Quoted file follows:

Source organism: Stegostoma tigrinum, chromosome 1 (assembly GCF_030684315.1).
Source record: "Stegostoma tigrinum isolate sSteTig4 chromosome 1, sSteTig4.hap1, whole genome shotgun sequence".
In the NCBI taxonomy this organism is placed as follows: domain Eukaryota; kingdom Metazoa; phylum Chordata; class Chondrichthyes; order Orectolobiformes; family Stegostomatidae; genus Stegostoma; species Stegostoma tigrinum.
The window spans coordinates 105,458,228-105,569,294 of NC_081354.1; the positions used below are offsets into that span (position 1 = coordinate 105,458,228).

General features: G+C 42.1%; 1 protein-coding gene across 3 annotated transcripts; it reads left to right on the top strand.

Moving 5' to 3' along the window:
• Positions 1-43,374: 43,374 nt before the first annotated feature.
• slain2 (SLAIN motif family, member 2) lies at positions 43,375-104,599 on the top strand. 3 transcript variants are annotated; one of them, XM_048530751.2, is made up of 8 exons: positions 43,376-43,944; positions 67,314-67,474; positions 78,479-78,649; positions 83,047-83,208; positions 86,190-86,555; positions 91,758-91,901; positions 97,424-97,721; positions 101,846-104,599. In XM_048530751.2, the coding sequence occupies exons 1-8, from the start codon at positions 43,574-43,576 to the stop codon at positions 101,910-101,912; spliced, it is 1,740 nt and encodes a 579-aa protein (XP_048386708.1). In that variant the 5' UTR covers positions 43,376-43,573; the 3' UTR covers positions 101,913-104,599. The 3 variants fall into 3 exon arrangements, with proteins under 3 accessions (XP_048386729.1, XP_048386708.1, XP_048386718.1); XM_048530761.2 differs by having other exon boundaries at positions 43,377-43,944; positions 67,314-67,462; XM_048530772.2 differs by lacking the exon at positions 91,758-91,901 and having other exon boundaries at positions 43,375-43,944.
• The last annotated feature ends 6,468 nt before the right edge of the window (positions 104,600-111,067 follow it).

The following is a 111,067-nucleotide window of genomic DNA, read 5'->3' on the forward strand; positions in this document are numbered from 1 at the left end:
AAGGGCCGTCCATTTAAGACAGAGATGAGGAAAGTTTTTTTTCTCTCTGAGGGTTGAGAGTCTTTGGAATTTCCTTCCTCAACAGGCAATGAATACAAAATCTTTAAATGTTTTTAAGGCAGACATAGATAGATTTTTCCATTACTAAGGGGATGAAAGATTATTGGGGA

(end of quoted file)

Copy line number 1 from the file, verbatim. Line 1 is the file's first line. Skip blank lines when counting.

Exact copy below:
Source organism: Stegostoma tigrinum, chromosome 1 (assembly GCF_030684315.1).